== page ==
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Sunday, March 14, 2010

Natchez Pilgrimage, 1939

  For the past couple of weeks, a little-known short film about the Natchez Pilgrimage has gone viral among present and former Natchezians. At eight minutes long, it's a brief but fascinating look back to the origins of those wonderful, strange and touching rituals known as the Natchez Pilgrimage and the Tableaux.

Watching this film, I realized not only how much Natchez and many of its traditions have remained constant over the years, but also how much has changed. Yes, little boys and girls still dance around the Maypole for tourists to the same music they did 60 years ago, but no longer does anyone give credence the stereotypical, dancing, lighthearted Negro portrayed in the film. There's something good in both of those things.

A few days after seeing it, I ran into one of my parents' contemporaries, Kathie Blankenstein. I asked if she'd seen it. Not only had she seen it, she'd participated in it. I asked her if she would mind sending me any information she might have about the movie.

"I do, in fact, know a good bit about this film," she said in a follow-up email.

It was Kathie's mother, Lillie Vidal Boatner, who was largely responsible for getting the film made.

"This was at a time when the Natchez Garden Club and the Pilgrimage Garden Club were sparring with each other," said Kathie. "Each had half of the month to present the Pilgrimage. Mother was the executive secretary for the Natchez Garden Club, and she and the president of the club, Mrs. Joseph (Harriette) Dixon were in charge of getting publicity to have tourists visit during their club’s dates of Pilgrimage.

James A. Fitzpatrick was a movie producer, director, writer, and narrator, who specialized in filming travel documentaries, which MGM distributed as a series called "Fitzpatrick Traveltalks" and "Voice of the Globe." They were entertaining shorts that usually played just before the feature film in movie houses all over the United States and abroad.

"They dared ask Metro Goldwyn Mayer to include Natchez in its Voice of the Globe series," said Kathie. "As a result of the badgering by these intrepid ladies, MGM agreed to send Fitzpatrick and his crew to Natchez."

According to Kathie, the resulting movie was recorded in five different languages and was shown in 17,000 theaters throughout the world.

Fitzpatrick was so impressed with Natchez he persuaded Hollywood to return him here to film background scenes for Gone With The Wind.

In 1982, Kathie's mother wrote MGM and asked if they would lend her a copy of the film so that she chould show it at a Natchez Garden Club meeting. After much correspondence they agreed to lend her a copy.

"I remember how excited we were to open the package," said Kathie. "We found that film was only able to be shown on regular movie theatre projectors, so she had to arrange for it to be shown at the local cinema."

Years later, Turner Broadcasting obtained the rights to all of Fitzpatrick’s Traveltalks from MGM.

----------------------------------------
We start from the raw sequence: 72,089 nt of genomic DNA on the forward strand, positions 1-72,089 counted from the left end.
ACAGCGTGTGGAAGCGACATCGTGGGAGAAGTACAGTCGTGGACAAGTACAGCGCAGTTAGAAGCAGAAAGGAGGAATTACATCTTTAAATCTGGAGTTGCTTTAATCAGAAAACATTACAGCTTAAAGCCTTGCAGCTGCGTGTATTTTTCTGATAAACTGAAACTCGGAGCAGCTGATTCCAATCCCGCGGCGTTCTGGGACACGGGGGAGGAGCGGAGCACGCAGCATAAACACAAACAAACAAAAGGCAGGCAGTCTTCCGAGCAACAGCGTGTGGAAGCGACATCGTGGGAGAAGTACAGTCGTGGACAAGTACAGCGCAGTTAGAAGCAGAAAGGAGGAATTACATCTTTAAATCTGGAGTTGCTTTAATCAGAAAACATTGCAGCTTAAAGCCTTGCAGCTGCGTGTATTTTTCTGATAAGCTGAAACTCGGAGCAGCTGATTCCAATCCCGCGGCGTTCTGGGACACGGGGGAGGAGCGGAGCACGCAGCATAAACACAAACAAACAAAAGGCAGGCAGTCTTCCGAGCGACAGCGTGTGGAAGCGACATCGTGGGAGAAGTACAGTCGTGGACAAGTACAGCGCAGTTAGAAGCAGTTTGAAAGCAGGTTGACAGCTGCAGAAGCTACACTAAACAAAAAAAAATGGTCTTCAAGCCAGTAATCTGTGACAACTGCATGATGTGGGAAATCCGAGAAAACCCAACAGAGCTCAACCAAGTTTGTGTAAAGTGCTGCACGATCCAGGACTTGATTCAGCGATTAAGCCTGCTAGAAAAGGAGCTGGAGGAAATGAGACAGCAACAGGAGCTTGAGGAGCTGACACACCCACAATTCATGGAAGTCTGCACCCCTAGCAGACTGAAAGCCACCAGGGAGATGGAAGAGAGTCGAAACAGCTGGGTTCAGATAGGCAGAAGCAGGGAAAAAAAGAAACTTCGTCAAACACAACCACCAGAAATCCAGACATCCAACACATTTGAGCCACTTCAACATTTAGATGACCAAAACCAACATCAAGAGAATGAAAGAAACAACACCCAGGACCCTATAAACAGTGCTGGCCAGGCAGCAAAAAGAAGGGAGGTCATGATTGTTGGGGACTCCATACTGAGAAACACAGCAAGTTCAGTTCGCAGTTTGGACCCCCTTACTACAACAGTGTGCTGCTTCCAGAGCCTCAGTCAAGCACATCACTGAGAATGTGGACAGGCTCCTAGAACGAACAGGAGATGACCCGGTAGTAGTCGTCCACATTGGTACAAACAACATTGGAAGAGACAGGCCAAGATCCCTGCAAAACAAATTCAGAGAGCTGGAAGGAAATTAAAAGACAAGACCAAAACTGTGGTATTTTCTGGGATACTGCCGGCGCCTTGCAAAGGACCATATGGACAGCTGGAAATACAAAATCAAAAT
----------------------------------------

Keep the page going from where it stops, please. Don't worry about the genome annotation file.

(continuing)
"In 2002 I obtained a video copy from someone I knew who worked for Turner. I used it, along with several other films of the Pilgrimage, including some of Dr. Benoist’s home movies, for a Natchez Garden Club program I was responsible for."

Thanks to Kathie's generosity, all of you who've been wondering who these long-ago participants are can satisfy your curiosity with a scene-by-scene breakdown of the film.   If anyone knows who might be able to give us the identities of the African-Americans in the film, please let me know.  Enjoy.

OPENING SCENES: Mississippi River; Learned’s Lumber Yard; Ferryboat before bridge was built;

DOWNTOWN: Court House (red roof); Notice Priest’s House across Market St. before NGC moved it; Salvo & Berdon Candy Co., now gone; Main St. toward river – old Fire Station now gone.

SCENES OF HOMES: “Dunleith” ; “Rosalie”; “Ravenna”; “The House on Ellicott Hill” then called “Connelly’s Tavern” - lady raising flag and saluting is Blanche Robinson. Couldn’t identify others.

“Edgewood” – PICNIC SCENE with children. TEAPARTY SCENE Left to Right: standing – Jeff Lambdin, Waldo Lambdin; seated -Harriet Geisenberger Shields, Kathie Boatner Blankenstein (serving tea); Clare Geisenberger Eidt (walking up w/cookies); couldn’t identify other children playing “Ring Around the Rosie”.

“Inglewood” front steps- couldn’t identify ladies; “The Briars” exterior, interior with stairway & piano; “Melrose” interior. Elderly African American (seated) in red bandana with child is Jane Johnson who lived and worked at “Melrose” for many years.


“The Hunt” – Hounds used in those days usually were those of Mr. Toto Passavanti. Many Natchez businessmen participated in the Hunt tableau.

Martha Hootsell dancing as “Audubon, the Dancing Master.”

Other dancers are the “Royal Ballet” trained by Miss Treeby Poole. Dancers include Marie Zuccaro Perkins, Agnes Whit, Catherine Ashford, Mary Regina Prothero, Margaret Laub Cooper, Willie May Nichols, Helen Feltus; Children coming down steps include Harriet Geisenberger Shields (in hat) & Ann Metcalfe Lanneau (dark curls). King and Queen (called “Bride and Groom) are Marjorie Hogue Hodges and Hicks Parker. Page was Albert Metcalfe. Margaret White in court.

FINAL SCENE - Sunset over Mississippi River. Couple are Tom Green and his sister Isabelle.

Okay that last scene was of siblings?  That’s just wrong in so many ways. No wonder everybody wonders whether you’ll still be cousins after the divorce.